"We forsee no apocalyptic consequences of this decision." Those are the yet-to-be-famous words of the Court of Appeals at the end of its decision to strike down a Court order that forced an uninsured defendant to participate in and pay for a mandatory mediation, despite an inability to pay, an undemonstrated liability and work that had no relationship to the matter being litigated.
Talk about facts that make the case. Here's how the Court of Appeals phrased part of its ruling: "it serves no purpose to force Jeld-Wen, an uninsured litigant and minor player in this complex action, to attend mediation where the combined costs of the mediator and attorneys fees expended to attend multiple mediation sessions could exceed the amount of the claim against it."
In the world of construction litigation cases, while some parties settle for what are likely legitimate claims, many are simply worn down by endless mediation, escalating costs and no hope for escape.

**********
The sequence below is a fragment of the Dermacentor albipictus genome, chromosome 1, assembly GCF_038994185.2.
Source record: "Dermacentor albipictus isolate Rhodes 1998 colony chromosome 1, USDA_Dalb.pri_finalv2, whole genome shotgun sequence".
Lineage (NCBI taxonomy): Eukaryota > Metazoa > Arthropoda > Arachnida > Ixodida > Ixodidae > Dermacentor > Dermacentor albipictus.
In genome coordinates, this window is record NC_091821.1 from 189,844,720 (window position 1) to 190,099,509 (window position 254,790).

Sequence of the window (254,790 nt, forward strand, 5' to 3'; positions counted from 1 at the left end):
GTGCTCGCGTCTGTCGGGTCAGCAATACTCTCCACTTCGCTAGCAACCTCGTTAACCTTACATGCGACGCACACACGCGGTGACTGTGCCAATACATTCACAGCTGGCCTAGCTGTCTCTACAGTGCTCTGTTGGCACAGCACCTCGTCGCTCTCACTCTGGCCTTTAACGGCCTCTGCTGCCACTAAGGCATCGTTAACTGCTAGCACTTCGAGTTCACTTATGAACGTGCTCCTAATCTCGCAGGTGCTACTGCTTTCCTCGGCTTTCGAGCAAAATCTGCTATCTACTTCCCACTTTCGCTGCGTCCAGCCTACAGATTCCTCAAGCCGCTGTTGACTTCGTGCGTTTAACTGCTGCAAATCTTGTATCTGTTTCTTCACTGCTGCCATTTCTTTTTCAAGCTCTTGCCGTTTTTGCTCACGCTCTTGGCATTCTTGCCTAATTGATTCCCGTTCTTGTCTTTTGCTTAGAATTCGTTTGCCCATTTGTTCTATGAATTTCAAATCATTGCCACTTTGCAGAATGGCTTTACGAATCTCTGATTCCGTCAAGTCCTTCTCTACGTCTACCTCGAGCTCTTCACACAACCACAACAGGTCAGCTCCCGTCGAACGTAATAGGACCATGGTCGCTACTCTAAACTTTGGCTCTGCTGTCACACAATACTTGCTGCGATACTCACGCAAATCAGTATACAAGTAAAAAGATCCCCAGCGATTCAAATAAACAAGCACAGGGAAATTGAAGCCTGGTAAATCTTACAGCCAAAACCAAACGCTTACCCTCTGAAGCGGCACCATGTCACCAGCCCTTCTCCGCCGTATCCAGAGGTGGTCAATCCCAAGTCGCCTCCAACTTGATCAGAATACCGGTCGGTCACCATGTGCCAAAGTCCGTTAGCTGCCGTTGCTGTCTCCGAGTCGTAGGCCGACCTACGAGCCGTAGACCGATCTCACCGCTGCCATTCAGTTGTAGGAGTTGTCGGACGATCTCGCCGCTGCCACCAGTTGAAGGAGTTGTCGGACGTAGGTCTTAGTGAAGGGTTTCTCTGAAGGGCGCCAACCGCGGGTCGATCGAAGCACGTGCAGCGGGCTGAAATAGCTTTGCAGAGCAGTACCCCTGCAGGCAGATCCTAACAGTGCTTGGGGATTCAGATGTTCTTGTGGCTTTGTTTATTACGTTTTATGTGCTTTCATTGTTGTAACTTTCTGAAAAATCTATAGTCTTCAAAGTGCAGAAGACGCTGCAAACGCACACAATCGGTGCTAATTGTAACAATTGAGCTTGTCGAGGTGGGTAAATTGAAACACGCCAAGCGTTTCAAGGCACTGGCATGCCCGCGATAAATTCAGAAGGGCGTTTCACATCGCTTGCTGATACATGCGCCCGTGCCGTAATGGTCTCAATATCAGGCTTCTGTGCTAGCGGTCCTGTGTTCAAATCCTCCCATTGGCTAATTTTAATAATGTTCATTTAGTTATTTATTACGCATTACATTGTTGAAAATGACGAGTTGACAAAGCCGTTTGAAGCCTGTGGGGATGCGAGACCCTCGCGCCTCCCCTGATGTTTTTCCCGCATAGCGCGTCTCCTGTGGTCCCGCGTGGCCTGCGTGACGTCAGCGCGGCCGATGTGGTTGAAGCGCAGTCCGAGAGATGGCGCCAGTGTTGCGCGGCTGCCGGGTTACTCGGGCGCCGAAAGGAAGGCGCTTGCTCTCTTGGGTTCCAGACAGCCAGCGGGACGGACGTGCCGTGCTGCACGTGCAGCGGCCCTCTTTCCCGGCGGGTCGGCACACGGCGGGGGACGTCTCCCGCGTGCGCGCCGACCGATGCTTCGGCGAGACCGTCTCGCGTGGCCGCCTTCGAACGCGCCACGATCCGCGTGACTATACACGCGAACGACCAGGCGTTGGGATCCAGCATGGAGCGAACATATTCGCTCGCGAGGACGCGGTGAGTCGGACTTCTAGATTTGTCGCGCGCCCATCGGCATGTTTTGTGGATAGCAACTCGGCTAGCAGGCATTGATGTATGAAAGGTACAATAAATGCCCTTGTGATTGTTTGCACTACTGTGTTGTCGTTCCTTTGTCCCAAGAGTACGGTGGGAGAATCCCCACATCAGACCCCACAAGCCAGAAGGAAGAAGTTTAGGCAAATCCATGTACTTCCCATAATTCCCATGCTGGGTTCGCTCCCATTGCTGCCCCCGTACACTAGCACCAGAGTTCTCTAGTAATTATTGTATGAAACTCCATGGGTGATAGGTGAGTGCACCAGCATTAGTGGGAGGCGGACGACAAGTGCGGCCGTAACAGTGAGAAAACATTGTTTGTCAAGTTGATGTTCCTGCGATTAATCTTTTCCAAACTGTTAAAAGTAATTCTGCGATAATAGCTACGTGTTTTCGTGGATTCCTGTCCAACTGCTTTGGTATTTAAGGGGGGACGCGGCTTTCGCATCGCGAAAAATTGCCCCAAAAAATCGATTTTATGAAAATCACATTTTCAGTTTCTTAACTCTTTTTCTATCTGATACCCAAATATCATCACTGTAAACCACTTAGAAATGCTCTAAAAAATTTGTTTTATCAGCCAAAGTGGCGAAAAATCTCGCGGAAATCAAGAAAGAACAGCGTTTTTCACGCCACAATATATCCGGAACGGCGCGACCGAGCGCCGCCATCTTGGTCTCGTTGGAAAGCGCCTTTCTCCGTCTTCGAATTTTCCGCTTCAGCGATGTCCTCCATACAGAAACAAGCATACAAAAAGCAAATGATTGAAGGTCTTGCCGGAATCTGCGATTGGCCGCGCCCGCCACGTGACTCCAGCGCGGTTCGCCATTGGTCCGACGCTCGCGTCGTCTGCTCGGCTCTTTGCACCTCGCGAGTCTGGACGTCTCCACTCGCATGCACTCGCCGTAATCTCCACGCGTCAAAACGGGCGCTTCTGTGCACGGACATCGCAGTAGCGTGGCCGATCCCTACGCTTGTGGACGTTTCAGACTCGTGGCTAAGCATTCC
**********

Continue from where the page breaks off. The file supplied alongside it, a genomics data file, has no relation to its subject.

Well, here's the eject button: Jeld-Wen v. Marlborough Development Corp.
In this decision, the court of appeal reversed a trial court's order that forced a minor litigant to participate in a major mediation. The court ruled that mediation is supposed to be voluntary, and unless the parties all agreed to participate in the mediation, then the trial court didn't have the authority to order the parties to participate in mediation where the amount sought exceeds $50,000. The court also ruled that trial courts have no inherent authority to order parties to participate in mediation without consent, and the court can't threaten or impose sanctions to get the unwilling party to participate.
The court did say that a court could require a party to participate in one mandatory settlement conference and with some procedural machinations require a party to participate in the payment of a referee to conduct that MSC, but those instances will be very rare.